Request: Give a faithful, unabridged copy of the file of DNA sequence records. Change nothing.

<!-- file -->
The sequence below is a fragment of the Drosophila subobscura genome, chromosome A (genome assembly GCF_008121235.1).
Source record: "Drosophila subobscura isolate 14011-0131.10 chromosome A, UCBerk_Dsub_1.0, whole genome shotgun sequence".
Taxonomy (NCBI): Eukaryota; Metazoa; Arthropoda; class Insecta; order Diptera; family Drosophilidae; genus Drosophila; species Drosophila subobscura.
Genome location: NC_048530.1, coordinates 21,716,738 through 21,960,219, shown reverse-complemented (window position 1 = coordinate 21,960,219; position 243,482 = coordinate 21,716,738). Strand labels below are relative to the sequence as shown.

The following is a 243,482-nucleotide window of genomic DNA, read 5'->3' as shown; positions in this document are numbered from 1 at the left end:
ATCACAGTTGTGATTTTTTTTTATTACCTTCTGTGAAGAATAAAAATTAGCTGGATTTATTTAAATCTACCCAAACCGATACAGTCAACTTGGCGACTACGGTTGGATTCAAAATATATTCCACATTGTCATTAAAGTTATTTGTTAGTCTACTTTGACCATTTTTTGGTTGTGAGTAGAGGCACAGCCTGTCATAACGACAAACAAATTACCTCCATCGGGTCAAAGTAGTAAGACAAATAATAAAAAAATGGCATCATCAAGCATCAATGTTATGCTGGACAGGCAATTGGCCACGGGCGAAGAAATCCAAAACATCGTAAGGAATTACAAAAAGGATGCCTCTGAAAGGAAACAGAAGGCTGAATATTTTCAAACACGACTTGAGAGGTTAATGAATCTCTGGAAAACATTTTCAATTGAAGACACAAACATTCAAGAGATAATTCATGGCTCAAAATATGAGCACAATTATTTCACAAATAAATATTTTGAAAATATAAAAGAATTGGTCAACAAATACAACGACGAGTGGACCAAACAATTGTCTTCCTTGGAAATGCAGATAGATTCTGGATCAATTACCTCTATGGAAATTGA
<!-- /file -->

The sequence below is a fragment of the Drosophila subobscura genome, chromosome A (genome assembly GCF_008121235.1).
Source record: "Drosophila subobscura isolate 14011-0131.10 chromosome A, UCBerk_Dsub_1.0, whole genome shotgun sequence".
Taxonomy (NCBI): Eukaryota; Metazoa; Arthropoda; class Insecta; order Diptera; family Drosophilidae; genus Drosophila; species Drosophila subobscura.
Genome location: NC_048530.1, coordinates 21,716,738 through 21,960,219, shown reverse-complemented (window position 1 = coordinate 21,960,219; position 243,482 = coordinate 21,716,738). Strand labels below are relative to the sequence as shown.

The following is a 243,482-nucleotide window of genomic DNA, read 5'->3' as shown; positions in this document are numbered from 1 at the left end:
ATCACAGTTGTGATTTTTTTTTATTACCTTCTGTGAAGAATAAAAATTAGCTGGATTTATTTAAATCTACCCAAACCGATACAGTCAACTTGGCGACTACGGTTGGATTCAAAATATATTCCACATTGTCATTAAAGTTATTTGTTAGTCTACTTTGACCATTTTTTGGTTGTGAGTAGAGGCACAGCCTGTCATAACGACAAACAAATTACCTCCATCGGGTCAAAGTAGTAAGACAAATAATAAAAAAATGGCATCATCAAGCATCAATGTTATGCTGGACAGGCAATTGGCCACGGGCGAAGAAATCCAAAACATCGTAAGGAATTACAAAAAGGATGCCTCTGAAAGGAAACAGAAGGCTGAATATTTTCAAACACGACTTGAGAGGTTAATGAATCTCTGGAAAACATTTTCAATTGAAGACACAAACATTCAAGAGATAATTCATGGCTCAAAATATGAGCACAATTATTTCACAAATAAATATTTTGAAAATATAAAAGAATTGGTCAACAAATACAACGACGAGTGGACCAAACAATTGTCTTCCTTGGAAATGCAGATAGATTCTGGATCAATTACCTCTATGGAAATTGA